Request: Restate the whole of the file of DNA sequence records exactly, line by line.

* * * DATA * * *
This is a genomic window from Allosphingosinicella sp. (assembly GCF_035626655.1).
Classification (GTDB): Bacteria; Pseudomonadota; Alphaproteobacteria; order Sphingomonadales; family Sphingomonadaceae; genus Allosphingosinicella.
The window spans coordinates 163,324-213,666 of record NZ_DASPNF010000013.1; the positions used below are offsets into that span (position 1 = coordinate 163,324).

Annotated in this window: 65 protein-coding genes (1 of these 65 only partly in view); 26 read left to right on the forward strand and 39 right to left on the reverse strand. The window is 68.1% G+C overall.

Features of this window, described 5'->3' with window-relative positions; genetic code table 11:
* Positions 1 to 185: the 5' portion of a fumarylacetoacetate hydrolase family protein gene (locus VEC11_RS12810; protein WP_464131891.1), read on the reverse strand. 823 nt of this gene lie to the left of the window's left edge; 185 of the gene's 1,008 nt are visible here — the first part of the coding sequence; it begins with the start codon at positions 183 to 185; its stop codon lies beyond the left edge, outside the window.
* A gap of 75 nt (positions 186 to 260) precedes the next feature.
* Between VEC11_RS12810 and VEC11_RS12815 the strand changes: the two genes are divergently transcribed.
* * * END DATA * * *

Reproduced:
This is a genomic window from Allosphingosinicella sp. (assembly GCF_035626655.1).
Classification (GTDB): Bacteria; Pseudomonadota; Alphaproteobacteria; order Sphingomonadales; family Sphingomonadaceae; genus Allosphingosinicella.
The window spans coordinates 163,324-213,666 of record NZ_DASPNF010000013.1; the positions used below are offsets into that span (position 1 = coordinate 163,324).

Annotated in this window: 65 protein-coding genes (1 of these 65 only partly in view); 26 read left to right on the forward strand and 39 right to left on the reverse strand. The window is 68.1% G+C overall.

Features of this window, described 5'->3' with window-relative positions; genetic code table 11:
* Positions 1 to 185: the 5' portion of a fumarylacetoacetate hydrolase family protein gene (locus VEC11_RS12810; protein WP_464131891.1), read on the reverse strand. 823 nt of this gene lie to the left of the window's left edge; 185 of the gene's 1,008 nt are visible here — the first part of the coding sequence; it begins with the start codon at positions 183 to 185; its stop codon lies beyond the left edge, outside the window.
* A gap of 75 nt (positions 186 to 260) precedes the next feature.
* Between VEC11_RS12810 and VEC11_RS12815 the strand changes: the two genes are divergently transcribed.